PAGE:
In contrast, PAE and prenatal calories did not affect glucose handling in females. At age 17 weeks, fasting glucose (p = 0.14) and insulin (p = 0.84) were unaffected by treatment (S5 Table; Fig 5A and 5B). Females did not significantly differ in their responses during OGTT (Fig 7C; treatment, p = 0.36; treatment x time, p = 0.74). AUC measures did not differ between groups (p = 0.75), and blood insulin levels at 15 minutes post-glucose were similar (Fig 7D, treatment x time, p = 0.90). For the IPGTT, PAE again did not affect glucose clearance (treatment, p = 0.85; treatment x time, p = 0.19) or AUC (p = 0.61, Part B in S4 Fig).
We again considered whether high-fat feeding might exacerbate the mild effect of PAE (and MD) upon glucose tolerance [20, 22]. As anticipated, the high-fat diet increased fasting glucose levels in both sexes, and there was no additional effect of prenatal treatment (S5 Table). In the high-fat-fed males, although there was no main effect of treatment in the OGTT (p = 0.20), a significant treatment x time interaction (Fig 7E, F(3,26) = 3.81, p = 0.05) found higher blood glucose levels in MD males at 30 minutes and a trend to increase at 60 and 120 minutes. For the females, high-fat diet did not unmask an effect of PAE, and prenatal treatment did not affect glucose clearance in the OGTT (Fig 7G, treatment, p = 0.11; treatment x time, p = 0.85; AUC, p = 0.21). Prenatal treatment also did not affect insulin levels at fasting and 15 minutes after glucose challenge in males (Fig 7F, p = 0.48) and females (Fig 7H, p = 0.80) but, as expected, insulin was elevated in response to high-fat feeding.
High-Dose PAE does not affect offspring body composition and glucose metabolism
We hypothesized that alcohol’s impact upon the offspring’s metabolism might be dose-dependent, and that a higher alcohol dose would elicit a greater metabolic dysregulation. We therefore exposed a separate cohort of offspring to a higher alcohol dose, 4.5 g/kg ETOH, or isocaloric MD, from E12.5 to E17.5; a similar exposure (4 g/kg/d) during this gestational window impairs offspring body growth and glucose tolerance in rat [17, 19, 20, 27, 28]. We found that PAE did not affect maternal body weight at E17.5 (MD 34.01 ± 2.04 g, ETOH 30.82 ± 2.42 g; p>0.07), weight gain during the dosing period (MD 7.66 ± 1.17 g, ETOH 6.26 ± 1.00 g; p>0.09), mean litter size (MD 7.2 ± 1.0, ETOH 6.0 ± 1.6; p = 0.21), or pup weight (MD 1.07 ± 0.21 g, ETOH 1.07 ± 0.12 g; p = 0.98). Compared with MD controls, PAE did not affect postnatal growth (males, p = 0.12; females p = 0.62) or growth trajectory (treatment x week interaction, males, p = 0.86; females, p = 0.66; Fig 8A and 8B). However, at age 16 and 18 weeks, the ETOH males were significantly larger than their MD counterparts (MD 26.71 ± 0.52 g, ETOH 28.82 ± 0.52 g, F(1,22) = 8.19, p<0.01). Although their percentage fat mass was similar through age 16 weeks (treatment x week interaction, p = 0.61), values trended to be higher in ETOH males at ages 8 weeks (MD 7.52 ± 0.30%, ETOH 8.36 ± 0.32%, p<0.07) and 16 weeks (MD 9.66 ± 0.90% vs. ETOH 12.04 ± 0.87%, F(1,21) = 3.61, p<0.07; Fig 8C). For females, ETOH offspring had a slightly higher fat mass percentage from ages 4 through 8 weeks (at 8 weeks, F(1,33.9) = 9.23, p<0.002; Fig 8D), and this difference disappeared by age 16 weeks (weight: p = 0.30; fat mass percent: p = 0.94). At 18 weeks old, PAE did not affect fasting blood glucose in males (MD 169.9 ± 37.8 mg/dL, ETOH 166.7 ± 51.3 mg/dL; p = 0.87) or females (MD 142.6 ± 7.7 mg/dL, ETOH 141.2 ± 21.1 mg/dL; p = 0.86). Thus, a higher alcohol dose modestly affected offspring body weight, body composition, and baseline glucose, but these values did not appreciably differ from those at 3.0 g/kg alcohol.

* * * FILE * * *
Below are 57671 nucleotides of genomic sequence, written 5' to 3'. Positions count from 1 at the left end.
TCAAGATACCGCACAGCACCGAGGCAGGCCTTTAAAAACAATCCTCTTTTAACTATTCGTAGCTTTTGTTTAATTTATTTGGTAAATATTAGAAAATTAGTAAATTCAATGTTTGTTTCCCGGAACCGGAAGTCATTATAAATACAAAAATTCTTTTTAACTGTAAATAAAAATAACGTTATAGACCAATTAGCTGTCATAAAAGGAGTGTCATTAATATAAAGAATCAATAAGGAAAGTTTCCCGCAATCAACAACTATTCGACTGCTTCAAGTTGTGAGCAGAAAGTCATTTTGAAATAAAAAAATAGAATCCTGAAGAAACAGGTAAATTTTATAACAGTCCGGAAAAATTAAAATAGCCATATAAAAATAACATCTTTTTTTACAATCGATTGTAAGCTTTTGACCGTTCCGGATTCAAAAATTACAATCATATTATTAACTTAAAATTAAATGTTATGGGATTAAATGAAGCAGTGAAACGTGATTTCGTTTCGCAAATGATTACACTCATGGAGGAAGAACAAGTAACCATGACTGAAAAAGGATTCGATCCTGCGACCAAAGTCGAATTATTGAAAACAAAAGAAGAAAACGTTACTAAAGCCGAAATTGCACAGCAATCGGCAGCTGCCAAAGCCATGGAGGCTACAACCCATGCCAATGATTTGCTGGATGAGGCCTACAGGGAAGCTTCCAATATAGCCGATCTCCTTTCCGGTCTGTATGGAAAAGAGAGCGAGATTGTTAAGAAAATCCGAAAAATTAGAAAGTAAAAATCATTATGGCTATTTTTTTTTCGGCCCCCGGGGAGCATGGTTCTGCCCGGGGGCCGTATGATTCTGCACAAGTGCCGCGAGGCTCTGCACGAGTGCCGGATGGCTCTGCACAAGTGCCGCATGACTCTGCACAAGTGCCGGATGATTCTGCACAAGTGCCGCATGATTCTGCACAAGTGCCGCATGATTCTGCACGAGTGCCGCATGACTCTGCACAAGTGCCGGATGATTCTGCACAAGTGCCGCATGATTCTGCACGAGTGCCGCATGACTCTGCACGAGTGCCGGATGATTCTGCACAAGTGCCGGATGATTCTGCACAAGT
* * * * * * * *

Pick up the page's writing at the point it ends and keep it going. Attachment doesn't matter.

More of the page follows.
Pregnant dams were exposed to 4.5 g/kg alcohol or isocaloric MD daily from E12.5–17.5 and body weight and percentage fat mass was followed thereafter. (A) PAE and MD male offspring do not differ in body weight until age 16 and 18 weeks, when PAE males are significantly heavier. (B) Body weights of PAE and MD female offspring do not significantly differ through age 18 weeks. (C) The percentage fat mass of PAE and MD male offspring does not differ by age, as assessed using NMR. (D) PAE female mice have significantly greater percentage fat mass at ages 4, 6, and 8 weeks as compared with MD controls. Values are mean ± SEM of 12–16 offspring per sex*treatment group, representing 4 MD litters and 5 PAE litters. * p<0.05 and ** p<0.01 vs. MD, using mixed linear factorial analysis of variance, followed by slice-effect ANOVAs with a priori hypotheses allowing for planned comparisons.
Although multiple reports suggest PAE may increase central adiposity and glucose intolerance in later life, our comprehensive analysis failed to identify a causative role for PAE in promoting metabolic syndrome in this mouse model. We modeled reports in which PAE affected metabolism and the mice generated here shared characteristics of those FASD animal models including postnatal growth restriction [21, 45, 46], increased adiposity relative to MD controls [16, 20, 22], and impaired glucose tolerance compared with H2O controls [17, 19, 20, 25–28]. Yet the magnitude of change in our PAE offspring was modest at best, and we did not find significant alterations in RER, metabolic adaptation to fuel, glucose tolerance, and cardiac function. Instead, our use of multiple caloric controls, intended to isolate the effects of PAE, identified prenatal calories itself–whether in the form of alcohol, maltodextrin, or MCT–as a significant influence upon the offspring’s metabolic responses at adulthood.